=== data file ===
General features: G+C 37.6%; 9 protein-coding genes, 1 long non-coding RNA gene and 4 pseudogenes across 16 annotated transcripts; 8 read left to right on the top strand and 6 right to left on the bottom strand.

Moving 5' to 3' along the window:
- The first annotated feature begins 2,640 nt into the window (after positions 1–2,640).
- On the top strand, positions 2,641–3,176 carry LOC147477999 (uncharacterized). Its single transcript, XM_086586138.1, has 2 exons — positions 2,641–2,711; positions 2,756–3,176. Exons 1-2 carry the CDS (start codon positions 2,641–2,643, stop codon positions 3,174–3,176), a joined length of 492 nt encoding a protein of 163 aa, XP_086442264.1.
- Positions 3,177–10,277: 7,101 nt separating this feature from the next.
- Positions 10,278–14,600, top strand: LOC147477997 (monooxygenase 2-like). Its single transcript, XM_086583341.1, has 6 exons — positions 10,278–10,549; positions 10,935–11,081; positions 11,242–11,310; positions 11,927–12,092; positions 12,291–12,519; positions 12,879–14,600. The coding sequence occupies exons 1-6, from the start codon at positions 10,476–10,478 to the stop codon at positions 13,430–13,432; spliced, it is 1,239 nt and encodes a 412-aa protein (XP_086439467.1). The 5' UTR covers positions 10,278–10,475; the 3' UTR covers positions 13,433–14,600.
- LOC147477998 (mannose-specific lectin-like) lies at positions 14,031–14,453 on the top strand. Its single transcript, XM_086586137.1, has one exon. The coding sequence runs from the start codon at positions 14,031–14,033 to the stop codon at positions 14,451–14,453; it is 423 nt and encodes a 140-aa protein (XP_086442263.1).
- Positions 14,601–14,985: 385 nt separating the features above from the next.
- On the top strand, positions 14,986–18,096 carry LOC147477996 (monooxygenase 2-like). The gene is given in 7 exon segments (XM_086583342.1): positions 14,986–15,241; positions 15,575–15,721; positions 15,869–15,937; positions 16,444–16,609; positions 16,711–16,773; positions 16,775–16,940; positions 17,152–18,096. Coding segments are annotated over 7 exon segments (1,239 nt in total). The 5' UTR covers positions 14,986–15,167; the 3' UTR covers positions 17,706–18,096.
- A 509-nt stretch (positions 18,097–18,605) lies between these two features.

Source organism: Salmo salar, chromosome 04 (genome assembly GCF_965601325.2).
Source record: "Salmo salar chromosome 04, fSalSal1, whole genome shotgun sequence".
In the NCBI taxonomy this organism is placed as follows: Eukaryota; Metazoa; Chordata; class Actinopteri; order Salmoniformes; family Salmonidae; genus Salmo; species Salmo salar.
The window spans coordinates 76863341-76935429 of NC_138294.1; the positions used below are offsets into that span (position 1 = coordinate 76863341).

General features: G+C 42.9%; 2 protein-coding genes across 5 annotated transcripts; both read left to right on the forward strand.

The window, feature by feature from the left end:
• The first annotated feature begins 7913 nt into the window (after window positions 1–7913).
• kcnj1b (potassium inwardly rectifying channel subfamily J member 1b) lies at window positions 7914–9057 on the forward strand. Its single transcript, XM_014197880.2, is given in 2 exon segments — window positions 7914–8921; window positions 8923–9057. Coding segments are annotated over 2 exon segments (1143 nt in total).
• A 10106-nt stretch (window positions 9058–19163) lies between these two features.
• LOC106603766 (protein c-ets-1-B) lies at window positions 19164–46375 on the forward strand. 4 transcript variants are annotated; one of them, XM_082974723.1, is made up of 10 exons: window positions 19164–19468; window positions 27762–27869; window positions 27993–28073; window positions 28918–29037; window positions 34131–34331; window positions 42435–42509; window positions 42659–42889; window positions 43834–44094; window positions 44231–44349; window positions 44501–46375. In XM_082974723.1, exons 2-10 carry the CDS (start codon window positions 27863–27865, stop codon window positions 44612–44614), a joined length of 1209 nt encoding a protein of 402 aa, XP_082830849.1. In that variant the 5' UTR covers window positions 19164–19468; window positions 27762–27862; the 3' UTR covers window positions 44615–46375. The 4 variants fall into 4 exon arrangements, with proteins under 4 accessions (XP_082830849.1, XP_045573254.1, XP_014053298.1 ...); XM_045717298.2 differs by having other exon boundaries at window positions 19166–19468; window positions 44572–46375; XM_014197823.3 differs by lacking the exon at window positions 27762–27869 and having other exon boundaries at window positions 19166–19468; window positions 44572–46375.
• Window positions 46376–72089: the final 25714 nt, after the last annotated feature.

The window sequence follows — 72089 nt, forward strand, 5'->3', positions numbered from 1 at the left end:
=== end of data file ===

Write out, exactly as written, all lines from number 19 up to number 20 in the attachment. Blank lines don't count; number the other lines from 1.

• A 10106-nt stretch (window positions 9058–19163) lies between these two features.
• LOC106603766 (protein c-ets-1-B) lies at window positions 19164–46375 on the forward strand. 4 transcript variants are annotated; one of them, XM_082974723.1, is made up of 10 exons: window positions 19164–19468; window positions 27762–27869; window positions 27993–28073; window positions 28918–29037; window positions 34131–34331; window positions 42435–42509; window positions 42659–42889; window positions 43834–44094; window positions 44231–44349; window positions 44501–46375. In XM_082974723.1, exons 2-10 carry the CDS (start codon window positions 27863–27865, stop codon window positions 44612–44614), a joined length of 1209 nt encoding a protein of 402 aa, XP_082830849.1. In that variant the 5' UTR covers window positions 19164–19468; window positions 27762–27862; the 3' UTR covers window positions 44615–46375. The 4 variants fall into 4 exon arrangements, with proteins under 4 accessions (XP_082830849.1, XP_045573254.1, XP_014053298.1 ...); XM_045717298.2 differs by having other exon boundaries at window positions 19166–19468; window positions 44572–46375; XM_014197823.3 differs by lacking the exon at window positions 27762–27869 and having other exon boundaries at window positions 19166–19468; window positions 44572–46375.